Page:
Frank McLynn, 23 July 1992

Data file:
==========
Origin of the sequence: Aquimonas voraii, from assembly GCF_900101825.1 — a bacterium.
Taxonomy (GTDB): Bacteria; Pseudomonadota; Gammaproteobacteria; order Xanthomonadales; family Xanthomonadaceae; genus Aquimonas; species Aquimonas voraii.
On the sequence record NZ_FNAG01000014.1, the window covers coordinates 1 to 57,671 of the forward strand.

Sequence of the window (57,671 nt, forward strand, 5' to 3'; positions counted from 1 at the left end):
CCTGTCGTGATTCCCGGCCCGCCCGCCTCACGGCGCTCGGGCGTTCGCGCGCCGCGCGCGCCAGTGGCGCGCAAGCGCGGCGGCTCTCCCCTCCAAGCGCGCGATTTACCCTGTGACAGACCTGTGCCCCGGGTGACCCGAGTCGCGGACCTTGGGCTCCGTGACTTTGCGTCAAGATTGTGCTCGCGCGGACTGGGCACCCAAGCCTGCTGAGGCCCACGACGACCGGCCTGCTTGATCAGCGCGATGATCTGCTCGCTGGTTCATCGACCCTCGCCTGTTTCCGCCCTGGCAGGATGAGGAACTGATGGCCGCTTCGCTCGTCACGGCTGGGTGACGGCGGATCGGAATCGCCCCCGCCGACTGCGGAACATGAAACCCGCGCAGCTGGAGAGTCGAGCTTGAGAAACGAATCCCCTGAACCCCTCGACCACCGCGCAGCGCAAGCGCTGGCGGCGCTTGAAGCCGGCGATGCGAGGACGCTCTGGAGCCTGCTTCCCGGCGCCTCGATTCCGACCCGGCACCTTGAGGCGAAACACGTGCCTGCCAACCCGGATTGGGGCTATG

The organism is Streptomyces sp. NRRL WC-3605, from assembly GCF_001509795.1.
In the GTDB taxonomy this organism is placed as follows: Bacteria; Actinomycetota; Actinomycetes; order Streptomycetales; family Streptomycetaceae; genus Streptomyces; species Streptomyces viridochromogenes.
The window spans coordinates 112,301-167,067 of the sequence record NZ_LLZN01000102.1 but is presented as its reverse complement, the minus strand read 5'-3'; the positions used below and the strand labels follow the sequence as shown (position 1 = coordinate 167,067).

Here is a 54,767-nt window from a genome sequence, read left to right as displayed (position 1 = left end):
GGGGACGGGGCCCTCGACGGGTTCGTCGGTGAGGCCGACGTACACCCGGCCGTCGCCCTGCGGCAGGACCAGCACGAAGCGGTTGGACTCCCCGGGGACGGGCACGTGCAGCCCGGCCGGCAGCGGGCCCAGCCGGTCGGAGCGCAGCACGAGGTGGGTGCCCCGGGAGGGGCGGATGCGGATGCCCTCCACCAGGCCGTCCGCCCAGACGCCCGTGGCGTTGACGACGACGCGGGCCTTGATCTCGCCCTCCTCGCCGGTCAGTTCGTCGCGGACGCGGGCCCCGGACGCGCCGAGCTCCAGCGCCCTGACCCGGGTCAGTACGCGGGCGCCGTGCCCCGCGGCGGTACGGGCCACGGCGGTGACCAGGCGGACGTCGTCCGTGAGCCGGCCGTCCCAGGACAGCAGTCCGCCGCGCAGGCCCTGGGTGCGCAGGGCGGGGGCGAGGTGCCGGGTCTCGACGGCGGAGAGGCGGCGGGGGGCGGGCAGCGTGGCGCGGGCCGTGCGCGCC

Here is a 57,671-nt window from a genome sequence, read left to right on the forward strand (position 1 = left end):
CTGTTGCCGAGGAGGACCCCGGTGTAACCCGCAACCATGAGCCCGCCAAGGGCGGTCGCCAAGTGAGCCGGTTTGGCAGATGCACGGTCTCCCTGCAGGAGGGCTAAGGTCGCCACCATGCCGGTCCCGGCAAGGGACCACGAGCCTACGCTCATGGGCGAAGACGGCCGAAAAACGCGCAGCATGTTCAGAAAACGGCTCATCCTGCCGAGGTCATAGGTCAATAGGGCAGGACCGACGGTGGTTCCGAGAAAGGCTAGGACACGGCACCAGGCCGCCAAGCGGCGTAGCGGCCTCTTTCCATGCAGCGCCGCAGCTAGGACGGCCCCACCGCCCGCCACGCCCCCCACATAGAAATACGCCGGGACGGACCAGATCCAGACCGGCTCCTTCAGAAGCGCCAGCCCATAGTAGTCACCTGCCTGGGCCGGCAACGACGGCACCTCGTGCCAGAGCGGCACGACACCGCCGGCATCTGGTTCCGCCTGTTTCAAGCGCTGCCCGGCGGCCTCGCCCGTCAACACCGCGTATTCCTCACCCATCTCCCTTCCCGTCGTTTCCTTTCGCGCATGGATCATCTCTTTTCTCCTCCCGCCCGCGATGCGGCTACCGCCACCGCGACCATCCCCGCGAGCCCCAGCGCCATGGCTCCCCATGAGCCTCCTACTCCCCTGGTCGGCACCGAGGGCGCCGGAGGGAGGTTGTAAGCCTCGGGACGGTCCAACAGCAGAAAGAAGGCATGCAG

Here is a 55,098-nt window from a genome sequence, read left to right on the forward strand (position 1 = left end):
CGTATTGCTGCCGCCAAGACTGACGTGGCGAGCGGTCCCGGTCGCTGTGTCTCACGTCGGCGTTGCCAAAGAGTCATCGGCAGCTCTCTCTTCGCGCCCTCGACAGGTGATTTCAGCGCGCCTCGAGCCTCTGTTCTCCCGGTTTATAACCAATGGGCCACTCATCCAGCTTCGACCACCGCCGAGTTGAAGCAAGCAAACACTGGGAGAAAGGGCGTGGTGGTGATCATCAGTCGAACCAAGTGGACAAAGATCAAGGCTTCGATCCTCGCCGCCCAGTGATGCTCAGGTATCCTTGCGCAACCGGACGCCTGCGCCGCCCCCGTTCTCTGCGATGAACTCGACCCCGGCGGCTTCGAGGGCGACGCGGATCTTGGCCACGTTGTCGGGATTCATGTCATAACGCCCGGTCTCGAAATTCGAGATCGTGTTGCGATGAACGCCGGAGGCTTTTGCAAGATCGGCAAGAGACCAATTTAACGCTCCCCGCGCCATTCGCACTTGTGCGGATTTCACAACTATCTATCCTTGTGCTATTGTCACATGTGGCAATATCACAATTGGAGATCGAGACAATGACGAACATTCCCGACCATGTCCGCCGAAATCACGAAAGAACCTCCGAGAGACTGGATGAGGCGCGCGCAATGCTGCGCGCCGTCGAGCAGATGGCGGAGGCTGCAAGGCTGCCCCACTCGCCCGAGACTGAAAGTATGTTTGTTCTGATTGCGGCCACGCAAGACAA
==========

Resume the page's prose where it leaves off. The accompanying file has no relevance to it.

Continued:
Malaria has accompanied mankind on the slog through six millennia of ‘civilisation’. Hippocrates wrote about it in Ancient Greece; Alexander the Great is usually thought to have died from it (though some opt for assassination by poison) as are the Roman emperors Vespasian, Titus and Hadrian; Dea Febris, the goddess of fever, was worshipped in Rome: indeed, some historians have identified malaria as a major factor in Rome’s decline and fall. Malaria was also common in Medieval Europe until reduced by land reclamation, street lighting, ventilation and improved drainage; common in England among the fenlands and in the marshy ground of the Thames Valley, it claimed both James I and Oliver Cromwell. Theories about its origin have been legion: in the Middle Ages it was thought to be due to the action of planets and comets, to electrical storms or rains of ‘fever poison’; the Chinese thought it was caused by disharmony between Yin and Yang; while, for much of the 19th century, Victorian science was content to return to Hippocrates’s theory of an aetiology from ‘miasmata’ in swamps. Robert Desowitz recounts in some detail the discovery of the malaria pathogen transmitted to humans by the bite of the anopheline mosquito, and provides much fascinating information en route. Polynesia was malaria-free until Europeans brought the scourge in the drinking barrels of their sailing ships; the word malaria’, like ‘serendipity’, was first used by Horace Walpole, who wrote from Rome in 1740 of ‘a horrid thing that comes to Rome every summer and kills one’; dinosaurs are usually thought to have become extinct as a result of the Ice Age or the impact of a comet, but Desowitz speculates that the cause might have been kala-azar (visceral leishmaniasis), a near-relative of malaria, transmitted by the bite of the phlebotomine sandfly.